Cookbooks

08/25/2010 - 10:11am

I’m a fan of the Moosewood Collective and own a lot of their cookbooks. Last year, I was given another entry to their line, Cooking for Health. I was pleased to see their fresh and easy philosophy of the 1970s had been updated for modern tastes. Never heard of Moosewood? Not everyone has, yet they were named one of 13 most influential restaurants of the 20th century by Bon Appétit magazine, and our own Sammy T’s seems to have drawn on them for vegetarian inspiration. 

Moosewood Restaurant began in 1973 in Ithaca, New York, back when vegetarianism was a new idea for most Americans. It was a popular place, and soon enough their dishes were gathered into a bestselling book. The listings in the first editions of the original Moosewood Cookbook drew a lot on established recipes that happened to be vegetarian and were adapted to be prepared easily with nothing fancier than a blender.
08/17/2010 - 8:49am

I love the rich, warm flavors of Mexican food, but trying to create anything more than a simple, kid-pleasing taco or Sundays at Moosewood’s tortilla casserole (a family favorite) has left me uncertain as to how to begin.

07/20/2010 - 3:01pm

I liked this book so much I put it on my Amazon.com wish list. (Use Amazon's "Look Inside" feature for a peek at the book.)

It's always a challenge to come up with new and interesting recipes that are quick, easy, and healthy. So Easy: Luscious, Healthy Recipes for Every Meal of the Week by Ellie Krieger is a great resource for fast, nutritious meals, and I can see myself going back again and again to try new recipes or make a favorite. In this clip, featuring some of the recipes from her book, Ellie explains how a pantry stocked with some of her favorite basic ingredients can make a healthy, delicious, quick meal "so easy."

I'm familiar with Ellie Krieger through her "The Good Life" column which appears in each issue of Fine Cooking. I've never seen her Food Network show called "Healthy Appetite," but I'm sure it's good. I love that Ellie embraces the "lusciousness" of food and the enjoyment of eating foremost while gracefully incorporating a nutritonal approach to cooking.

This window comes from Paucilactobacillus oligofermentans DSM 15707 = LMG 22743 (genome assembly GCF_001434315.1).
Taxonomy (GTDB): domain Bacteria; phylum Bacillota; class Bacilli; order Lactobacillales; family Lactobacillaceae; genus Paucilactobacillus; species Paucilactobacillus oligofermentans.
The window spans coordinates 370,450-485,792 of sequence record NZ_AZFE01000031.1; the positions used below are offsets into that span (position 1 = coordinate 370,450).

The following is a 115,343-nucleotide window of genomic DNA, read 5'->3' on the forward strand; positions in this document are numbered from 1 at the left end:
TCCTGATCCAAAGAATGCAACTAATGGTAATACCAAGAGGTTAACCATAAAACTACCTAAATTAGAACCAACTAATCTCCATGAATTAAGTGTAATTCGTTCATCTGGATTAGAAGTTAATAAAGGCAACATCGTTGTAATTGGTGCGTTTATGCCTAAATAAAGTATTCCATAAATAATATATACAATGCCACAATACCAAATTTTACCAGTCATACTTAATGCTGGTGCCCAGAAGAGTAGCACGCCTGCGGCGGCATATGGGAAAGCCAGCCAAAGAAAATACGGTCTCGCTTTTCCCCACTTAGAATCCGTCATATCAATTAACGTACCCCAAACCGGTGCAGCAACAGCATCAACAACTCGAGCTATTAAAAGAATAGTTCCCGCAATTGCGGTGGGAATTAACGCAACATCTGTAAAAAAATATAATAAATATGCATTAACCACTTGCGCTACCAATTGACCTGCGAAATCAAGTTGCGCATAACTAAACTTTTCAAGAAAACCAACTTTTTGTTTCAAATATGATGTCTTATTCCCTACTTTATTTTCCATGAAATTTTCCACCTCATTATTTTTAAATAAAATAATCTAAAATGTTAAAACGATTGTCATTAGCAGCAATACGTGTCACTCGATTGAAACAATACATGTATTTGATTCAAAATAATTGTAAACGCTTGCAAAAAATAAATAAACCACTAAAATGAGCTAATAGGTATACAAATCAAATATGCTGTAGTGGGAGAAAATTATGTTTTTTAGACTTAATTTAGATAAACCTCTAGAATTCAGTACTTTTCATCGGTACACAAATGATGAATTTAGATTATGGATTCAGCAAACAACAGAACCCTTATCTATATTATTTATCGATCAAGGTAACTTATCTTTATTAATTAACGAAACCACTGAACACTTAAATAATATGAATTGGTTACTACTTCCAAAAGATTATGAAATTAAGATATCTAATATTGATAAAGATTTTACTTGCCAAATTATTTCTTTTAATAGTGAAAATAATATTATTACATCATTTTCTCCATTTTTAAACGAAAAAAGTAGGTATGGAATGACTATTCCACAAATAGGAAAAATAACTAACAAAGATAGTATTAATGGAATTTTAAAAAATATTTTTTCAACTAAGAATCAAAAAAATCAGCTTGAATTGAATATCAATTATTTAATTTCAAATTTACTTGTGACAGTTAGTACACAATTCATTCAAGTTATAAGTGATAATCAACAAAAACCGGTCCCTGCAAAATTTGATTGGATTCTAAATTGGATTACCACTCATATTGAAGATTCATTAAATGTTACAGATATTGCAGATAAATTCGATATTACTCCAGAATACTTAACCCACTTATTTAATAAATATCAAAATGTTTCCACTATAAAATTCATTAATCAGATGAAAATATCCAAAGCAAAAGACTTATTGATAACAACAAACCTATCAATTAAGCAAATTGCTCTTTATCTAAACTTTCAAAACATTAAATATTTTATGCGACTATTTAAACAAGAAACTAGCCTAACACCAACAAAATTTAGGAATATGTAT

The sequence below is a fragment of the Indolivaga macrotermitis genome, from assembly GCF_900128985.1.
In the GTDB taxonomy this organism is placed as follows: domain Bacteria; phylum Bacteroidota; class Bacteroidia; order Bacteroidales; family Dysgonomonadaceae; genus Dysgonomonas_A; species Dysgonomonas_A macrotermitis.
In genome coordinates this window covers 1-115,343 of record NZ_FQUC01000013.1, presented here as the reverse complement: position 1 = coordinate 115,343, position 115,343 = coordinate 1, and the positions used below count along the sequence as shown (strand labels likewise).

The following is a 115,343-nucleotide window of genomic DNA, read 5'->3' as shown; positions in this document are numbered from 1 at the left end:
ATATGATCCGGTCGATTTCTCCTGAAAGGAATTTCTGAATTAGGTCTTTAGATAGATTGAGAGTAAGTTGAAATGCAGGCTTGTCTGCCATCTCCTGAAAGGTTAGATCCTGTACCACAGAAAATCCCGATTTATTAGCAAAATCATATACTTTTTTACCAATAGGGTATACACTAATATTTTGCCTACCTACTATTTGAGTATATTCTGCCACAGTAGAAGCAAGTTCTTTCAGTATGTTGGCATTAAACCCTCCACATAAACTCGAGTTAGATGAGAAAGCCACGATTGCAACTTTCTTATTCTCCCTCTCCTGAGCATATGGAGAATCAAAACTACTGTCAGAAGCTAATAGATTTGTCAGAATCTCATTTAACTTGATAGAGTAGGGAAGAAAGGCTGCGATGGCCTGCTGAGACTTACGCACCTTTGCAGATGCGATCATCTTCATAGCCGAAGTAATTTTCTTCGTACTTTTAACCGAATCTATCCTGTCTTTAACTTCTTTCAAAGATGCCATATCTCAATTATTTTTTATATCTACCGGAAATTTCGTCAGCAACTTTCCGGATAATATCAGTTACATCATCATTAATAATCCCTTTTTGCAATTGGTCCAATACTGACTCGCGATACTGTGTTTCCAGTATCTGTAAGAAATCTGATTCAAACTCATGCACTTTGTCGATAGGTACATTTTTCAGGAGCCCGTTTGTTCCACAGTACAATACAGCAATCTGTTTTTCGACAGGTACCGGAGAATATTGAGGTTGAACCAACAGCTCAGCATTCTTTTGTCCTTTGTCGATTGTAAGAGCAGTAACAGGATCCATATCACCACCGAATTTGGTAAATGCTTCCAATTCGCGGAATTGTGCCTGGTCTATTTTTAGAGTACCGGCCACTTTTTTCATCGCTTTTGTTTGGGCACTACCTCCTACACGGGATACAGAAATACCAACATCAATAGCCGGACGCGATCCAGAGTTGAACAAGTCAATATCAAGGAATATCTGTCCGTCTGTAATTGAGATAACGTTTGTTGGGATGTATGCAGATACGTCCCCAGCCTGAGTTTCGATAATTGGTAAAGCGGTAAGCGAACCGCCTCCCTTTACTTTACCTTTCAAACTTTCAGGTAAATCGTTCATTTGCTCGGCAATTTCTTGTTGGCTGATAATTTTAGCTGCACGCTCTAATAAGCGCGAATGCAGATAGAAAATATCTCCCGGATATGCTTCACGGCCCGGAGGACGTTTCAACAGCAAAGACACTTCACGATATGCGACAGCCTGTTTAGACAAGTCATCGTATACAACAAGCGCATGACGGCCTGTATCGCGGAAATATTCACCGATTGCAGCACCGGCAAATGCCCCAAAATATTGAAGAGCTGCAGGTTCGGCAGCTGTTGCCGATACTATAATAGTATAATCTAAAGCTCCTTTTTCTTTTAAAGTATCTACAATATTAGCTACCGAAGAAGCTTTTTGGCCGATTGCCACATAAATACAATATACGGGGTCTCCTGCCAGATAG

07/20/2010 - 3:12pm

The farmer's market beckons us with spring's arugula, peas, and asparagus and continues its siren call until the fall's first frost. We return with bags overflowing with berries, new potatoes, sugar snap peas, and herbs to plant in the garden. Of course there are tried-and-true recipes that we fall back on each year to use up the produce, but new inspiration is always welcome. Southern Living's new Farmer's Market Cookbook is a great resource for "celebrat[ing] the seasons with fresh-from-the-farm recipes."

The cookbook is divided by season and then further subdivided by appetizers, beverages, main dishes, soups, side dishes, jams/jellies, salads, and desserts. The format is lovely, with beautiful pictures enticing you to recreate the recipe. There are plenty of recipes that employ such typical Virginia bounty as tomatoes and zucchini, but there are also more exotic subjects like mangoes and avocadoes.

Since we are at the beginning of summer at the time of this review, here are the recipes I plan to try in the next two months: Blackberry Iced Tea, Pan-Seared Trout with Italian Style Salsa, Gazpacho, Skillet Creamed Corn, and Summer Squash Casserole. We have peach trees in the backyard, so I think I'll try the Grilled Peach-and-Mozzarella Salad as well. The Tomato-Cucumber Salad should nicely take care of extra cukes and tomatoes from the garden. Then I can look forward to fall's scrumptious apple recipes. (See a selection of recipes online).

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